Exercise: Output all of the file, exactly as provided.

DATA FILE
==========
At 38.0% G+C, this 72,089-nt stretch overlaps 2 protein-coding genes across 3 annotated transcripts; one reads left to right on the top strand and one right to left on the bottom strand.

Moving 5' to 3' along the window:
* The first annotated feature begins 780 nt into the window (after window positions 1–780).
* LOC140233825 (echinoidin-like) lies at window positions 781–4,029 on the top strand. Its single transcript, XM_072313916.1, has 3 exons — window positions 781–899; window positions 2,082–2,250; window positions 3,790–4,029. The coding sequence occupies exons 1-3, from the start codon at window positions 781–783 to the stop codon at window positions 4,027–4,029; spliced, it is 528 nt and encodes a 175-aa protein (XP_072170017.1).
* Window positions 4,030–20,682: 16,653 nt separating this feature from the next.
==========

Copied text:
At 38.0% G+C, this 72,089-nt stretch overlaps 2 protein-coding genes across 3 annotated transcripts; one reads left to right on the top strand and one right to left on the bottom strand.

Moving 5' to 3' along the window:
* The first annotated feature begins 780 nt into the window (after window positions 1–780).
* LOC140233825 (echinoidin-like) lies at window positions 781–4,029 on the top strand. Its single transcript, XM_072313916.1, has 3 exons — window positions 781–899; window positions 2,082–2,250; window positions 3,790–4,029. The coding sequence occupies exons 1-3, from the start codon at window positions 781–783 to the stop codon at window positions 4,027–4,029; spliced, it is 528 nt and encodes a 175-aa protein (XP_072170017.1).
* Window positions 4,030–20,682: 16,653 nt separating this feature from the next.